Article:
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23 Weeks Pregnant

23-weeks-baby

Image: Fetal Development At 23 Weeks

Around this time you may start experiencing some Braxton Hicks contractions – which are small, harmless contractions to slowly prepare the body for the real ones on the big day! In truth you’ve probably had them since week 6 but are only just beginning to feel them. You may experience these little contractions with increasing frequency throughout your pregnancy. But don’t worry if you don’t, as many women never feel them.

Your baby’s body is growing into better proportion with her head. Her audio sensitivity to the world outside is increasing more and more. Many couples choose to read or talk to their little ones around now, and certain types of music (for example some classical) are said to be relaxing. Who knows, if you put some pop music on, your little one might even get a kick out of it – literally.


 
Why I am experiencing so much wind and bloating now I’m pregnant?
While everyone experiences wind sometimes, unfortunately during pregnancy most women find that their level of wind skyrockets. You’ll probably find there are times when you have to unbutton your trousers because of bloating, way before your bump starts to show. How unfair!

Wind increases during pregnancy because your body is producing extra progesterone which can cause digestive problems. Progesterone causes the smooth muscle tissue throughout your body (including the muscle tissue that aids digestion) to relax.

Unfortunately this means extra bloating, wind and discomfort in your stomach, especially if you’ve eaten a big meal. Later on in your pregnancy your growing baby takes up a lot of space in your tummy. This can slow digestion even further. Yikes!

Are there certain foods making my wind and bloating worse?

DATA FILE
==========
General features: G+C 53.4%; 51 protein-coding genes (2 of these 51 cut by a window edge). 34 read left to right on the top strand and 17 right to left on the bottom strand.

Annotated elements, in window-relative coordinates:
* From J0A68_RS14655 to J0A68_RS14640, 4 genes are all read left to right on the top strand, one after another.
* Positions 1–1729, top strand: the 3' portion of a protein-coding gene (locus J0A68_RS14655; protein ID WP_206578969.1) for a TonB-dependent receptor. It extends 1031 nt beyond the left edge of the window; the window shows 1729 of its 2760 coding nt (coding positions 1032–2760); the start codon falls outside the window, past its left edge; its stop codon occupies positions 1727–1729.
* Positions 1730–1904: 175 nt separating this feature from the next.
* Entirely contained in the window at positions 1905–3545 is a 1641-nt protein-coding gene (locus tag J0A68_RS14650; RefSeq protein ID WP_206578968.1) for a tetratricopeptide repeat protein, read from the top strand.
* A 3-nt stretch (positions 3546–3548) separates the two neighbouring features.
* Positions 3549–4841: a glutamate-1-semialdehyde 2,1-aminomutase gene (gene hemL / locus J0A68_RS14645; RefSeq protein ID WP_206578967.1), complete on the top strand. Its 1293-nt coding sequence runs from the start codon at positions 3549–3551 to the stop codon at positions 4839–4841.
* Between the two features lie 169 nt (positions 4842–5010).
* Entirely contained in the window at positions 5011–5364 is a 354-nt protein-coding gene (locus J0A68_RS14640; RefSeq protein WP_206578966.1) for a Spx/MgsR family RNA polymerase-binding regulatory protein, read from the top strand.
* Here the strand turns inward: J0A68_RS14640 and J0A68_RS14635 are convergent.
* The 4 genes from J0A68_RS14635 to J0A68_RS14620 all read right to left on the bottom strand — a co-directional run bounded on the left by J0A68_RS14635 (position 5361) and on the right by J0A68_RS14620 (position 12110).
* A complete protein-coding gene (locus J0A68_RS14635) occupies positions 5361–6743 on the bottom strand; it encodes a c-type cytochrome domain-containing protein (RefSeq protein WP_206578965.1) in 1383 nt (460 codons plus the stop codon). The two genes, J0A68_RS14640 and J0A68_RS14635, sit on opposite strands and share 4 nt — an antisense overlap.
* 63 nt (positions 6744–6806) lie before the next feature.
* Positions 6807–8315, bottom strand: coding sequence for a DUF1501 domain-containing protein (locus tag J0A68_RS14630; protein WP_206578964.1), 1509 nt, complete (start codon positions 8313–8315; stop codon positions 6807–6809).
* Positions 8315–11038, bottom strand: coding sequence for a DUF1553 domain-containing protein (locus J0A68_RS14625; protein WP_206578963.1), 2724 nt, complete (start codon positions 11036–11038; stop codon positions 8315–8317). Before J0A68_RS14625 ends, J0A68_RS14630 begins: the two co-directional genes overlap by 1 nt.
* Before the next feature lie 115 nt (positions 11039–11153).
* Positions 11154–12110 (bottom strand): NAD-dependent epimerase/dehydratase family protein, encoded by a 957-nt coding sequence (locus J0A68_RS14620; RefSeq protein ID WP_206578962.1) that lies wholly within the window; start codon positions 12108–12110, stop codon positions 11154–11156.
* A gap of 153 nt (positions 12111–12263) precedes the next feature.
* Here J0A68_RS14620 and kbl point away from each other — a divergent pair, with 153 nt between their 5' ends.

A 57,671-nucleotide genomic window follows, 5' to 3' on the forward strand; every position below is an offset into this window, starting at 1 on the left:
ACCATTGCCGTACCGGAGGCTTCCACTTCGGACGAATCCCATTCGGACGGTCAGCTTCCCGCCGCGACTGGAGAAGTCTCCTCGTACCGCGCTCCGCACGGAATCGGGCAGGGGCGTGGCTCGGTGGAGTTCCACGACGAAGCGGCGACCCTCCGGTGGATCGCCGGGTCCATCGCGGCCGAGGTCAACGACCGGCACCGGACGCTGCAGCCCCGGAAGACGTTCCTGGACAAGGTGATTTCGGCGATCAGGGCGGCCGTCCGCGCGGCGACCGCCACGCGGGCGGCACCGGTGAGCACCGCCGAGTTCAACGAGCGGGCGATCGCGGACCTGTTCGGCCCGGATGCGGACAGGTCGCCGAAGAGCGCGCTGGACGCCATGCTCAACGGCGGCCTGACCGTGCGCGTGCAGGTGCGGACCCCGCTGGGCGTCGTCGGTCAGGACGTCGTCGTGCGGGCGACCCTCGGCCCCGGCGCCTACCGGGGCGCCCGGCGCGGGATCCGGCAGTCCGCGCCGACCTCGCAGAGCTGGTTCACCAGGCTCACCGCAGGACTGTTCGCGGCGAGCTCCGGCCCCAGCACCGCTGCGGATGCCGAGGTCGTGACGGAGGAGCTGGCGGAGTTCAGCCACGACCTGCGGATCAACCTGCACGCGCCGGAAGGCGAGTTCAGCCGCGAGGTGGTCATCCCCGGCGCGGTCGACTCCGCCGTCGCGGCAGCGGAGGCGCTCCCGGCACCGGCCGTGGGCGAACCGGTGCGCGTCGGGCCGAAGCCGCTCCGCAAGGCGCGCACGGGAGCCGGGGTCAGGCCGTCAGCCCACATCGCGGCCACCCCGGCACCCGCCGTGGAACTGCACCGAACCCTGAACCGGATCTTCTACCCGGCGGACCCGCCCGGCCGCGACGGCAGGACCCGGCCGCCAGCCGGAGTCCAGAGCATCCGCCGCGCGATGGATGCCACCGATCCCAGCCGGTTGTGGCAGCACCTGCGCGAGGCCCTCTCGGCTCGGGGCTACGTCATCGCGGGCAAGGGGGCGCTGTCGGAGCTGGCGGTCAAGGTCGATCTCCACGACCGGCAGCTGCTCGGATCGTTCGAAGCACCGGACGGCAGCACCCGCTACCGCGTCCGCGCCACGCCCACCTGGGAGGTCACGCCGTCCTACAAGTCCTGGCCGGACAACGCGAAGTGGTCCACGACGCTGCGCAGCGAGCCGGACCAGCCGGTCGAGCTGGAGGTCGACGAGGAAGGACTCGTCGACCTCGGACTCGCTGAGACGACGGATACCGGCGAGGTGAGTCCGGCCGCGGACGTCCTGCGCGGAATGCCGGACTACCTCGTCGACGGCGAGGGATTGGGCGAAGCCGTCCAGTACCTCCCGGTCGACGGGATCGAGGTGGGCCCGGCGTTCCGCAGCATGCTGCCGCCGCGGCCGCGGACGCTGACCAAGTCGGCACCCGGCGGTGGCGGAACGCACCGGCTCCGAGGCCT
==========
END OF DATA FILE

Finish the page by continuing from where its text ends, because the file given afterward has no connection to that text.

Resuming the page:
Certain foods can make wind and bloating worse, especially some carbohydrates. Some fats can also add to a feeling of bloating because they slow down the time it takes for your stomach to empty.

Each person is different though and while certain foods give some women bad wind, others aren’t bothered by them at all. In many ways it’s a case of trial and error. Having said that, there are certain foods that do tend to be culprits in a lot of cases. For example:

  • You may be lactose intolerant (intolerant to the sugar found in dairy products) which could cause bloating after drinking milk or eating ice-cream.
  • Foods which cause many people problems are often those which contain carbohydrates that the body can’t digest properly. For example artichokes, asparagus, broccoli, brussells sprouts, beans, cabbage, cauliflower, or prunes.
  • You may also experience wind after eating or drinking fructose (sugar found in fruit) or sorbital, a type of artificial sweetener.

What can I do to relieve pregnancy wind and bloating?
If you suspect certain foods may be causing you problems, try reducing your intake of them and see what happens. But you need to be careful that you don’t go overboard and neglect your nutritional needs. Remember that nourishment for you and your growing baby is the most important thing and vegetables are essential.